Ambassador Aizaz Ahmad Chaudhry, Director General ISSI moderated the comment session. In his opening remarks, Ambassador Chaudhry said predicting the result of US elections is tricky. He highlighted two constants in US foreign policy overtures that will remain the same with marginal difference. First, the US competition with China, that will remain regardless of who comes into power. Secondly, US relations with India that might witness a marginal difference if Biden comes into power over the human rights violations in Indian Occupied Kashmir. He said that the biggest change that is expected is the US approach towards globalization and its leadership role in world affairs if Biden presidency takes over.
In his comments on the subject, Dr. Rifaat Hussain was of the view that the upcoming US elections may turn out to be messy and unprecedented. Given the damage that the Trump administration has caused to the US economy, its international image, its commitment to multilateralism, US reputation as a responsible state and an international leader has suffered greatly due to the policies pursued by the Trump administration. The world is looking forward to a Biden administration. However, the main states in which Trump won the last elections have little to no preference to vote for the democratic candidate, and it will be naïve to write-off President Trump’s victory in the upcoming elections. He agreed with Ambassador Chaudhry that China will be the main concern for both the Democrats and the Republicans. On relations with Pakistan, Dr. Hussain said that there may not be a sea change in the US approach towards Pakistan, however the relations may not see the lows that it did during the early years of Trump administration – the approach will be more balanced and more traditional.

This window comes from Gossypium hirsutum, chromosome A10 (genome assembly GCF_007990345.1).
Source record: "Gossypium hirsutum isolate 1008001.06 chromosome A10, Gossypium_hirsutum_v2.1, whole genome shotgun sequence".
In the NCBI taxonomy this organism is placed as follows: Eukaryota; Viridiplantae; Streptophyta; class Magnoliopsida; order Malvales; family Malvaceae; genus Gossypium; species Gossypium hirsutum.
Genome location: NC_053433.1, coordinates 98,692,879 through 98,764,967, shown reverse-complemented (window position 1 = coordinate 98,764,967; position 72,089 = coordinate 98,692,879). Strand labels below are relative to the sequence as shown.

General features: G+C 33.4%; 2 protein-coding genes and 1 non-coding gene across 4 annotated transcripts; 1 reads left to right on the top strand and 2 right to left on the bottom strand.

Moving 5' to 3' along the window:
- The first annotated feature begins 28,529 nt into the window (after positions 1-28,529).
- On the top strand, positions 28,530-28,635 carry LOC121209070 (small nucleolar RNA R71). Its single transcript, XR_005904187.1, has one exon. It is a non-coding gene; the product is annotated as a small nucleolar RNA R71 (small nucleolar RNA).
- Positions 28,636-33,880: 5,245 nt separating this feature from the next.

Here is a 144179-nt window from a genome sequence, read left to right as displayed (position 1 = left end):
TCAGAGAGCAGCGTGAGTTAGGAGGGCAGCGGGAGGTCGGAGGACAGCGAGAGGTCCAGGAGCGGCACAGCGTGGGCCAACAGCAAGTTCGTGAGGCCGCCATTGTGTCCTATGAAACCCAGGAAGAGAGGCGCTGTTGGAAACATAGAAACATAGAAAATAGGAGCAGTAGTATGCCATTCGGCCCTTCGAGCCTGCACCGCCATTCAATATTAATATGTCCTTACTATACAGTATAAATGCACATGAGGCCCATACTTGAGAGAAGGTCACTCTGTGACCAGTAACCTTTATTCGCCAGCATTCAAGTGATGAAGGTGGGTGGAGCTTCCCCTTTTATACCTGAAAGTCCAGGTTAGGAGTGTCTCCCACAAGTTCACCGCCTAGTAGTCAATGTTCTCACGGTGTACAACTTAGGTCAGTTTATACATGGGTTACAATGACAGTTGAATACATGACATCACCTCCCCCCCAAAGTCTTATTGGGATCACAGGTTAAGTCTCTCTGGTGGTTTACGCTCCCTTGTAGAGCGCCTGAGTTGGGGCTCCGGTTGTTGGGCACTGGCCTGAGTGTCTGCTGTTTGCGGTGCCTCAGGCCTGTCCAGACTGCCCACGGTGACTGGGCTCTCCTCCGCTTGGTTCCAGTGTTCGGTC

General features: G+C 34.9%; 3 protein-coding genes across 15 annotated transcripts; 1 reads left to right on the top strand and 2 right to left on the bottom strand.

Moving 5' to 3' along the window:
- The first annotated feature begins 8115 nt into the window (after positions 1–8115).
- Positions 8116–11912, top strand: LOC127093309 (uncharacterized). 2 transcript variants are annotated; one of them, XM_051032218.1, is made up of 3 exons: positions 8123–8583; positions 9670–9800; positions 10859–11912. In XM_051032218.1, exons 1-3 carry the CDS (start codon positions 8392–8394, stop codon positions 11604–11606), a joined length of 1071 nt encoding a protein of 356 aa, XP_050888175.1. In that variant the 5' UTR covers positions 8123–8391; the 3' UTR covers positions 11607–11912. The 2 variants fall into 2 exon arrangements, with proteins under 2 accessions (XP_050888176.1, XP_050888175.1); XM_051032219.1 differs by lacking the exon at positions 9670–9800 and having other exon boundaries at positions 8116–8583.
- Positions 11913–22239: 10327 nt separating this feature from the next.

Mr. Nadeem Zaman in his remarks said that within Pakistan, there are conversations on the US exist from Afghanistan and what would be the nature of that exit; whether it’s going to be quick withdrawal or a complete withdrawal or a complete disengagement? He was of the view that the US has over $90 billion interest in the Central Asian region, hence it is important to see the Afghan issue from a regional and market access prism. Keeping that in mind, it is naïve to expect an immediate US disengagement and withdrawal from Afghanistan.
In his concluding remarks, Ambassador Khalid Mahmood, Chairman Board of Governors, ISSI stated that the presidential elections in the US are a matter of great concern and interest for the internationally community. What happens in the US has ramifications and implications for the world. He was of the view that to understand the implications of the policies one has to understand the thrust behind those policy choices. Trump has championed the ideology of ‘America First’ and unilateralism in his foreign policy approach. He remarked that the elements that impact Pakistan and US relations the most is US relations with China and India, Pakistan’s relations China with reference to China-Pakistan Economic Corridor (CPEC) and Afghanistan. He reiterated that US policy towards India will not see any significant change at the strategic level. Similarly, US approach to counter-terrorism and nuclear issues will remain unchanged. He was of the view that Pakistan-US relationship remains transactional and may not see any significant change under the Biden leadership.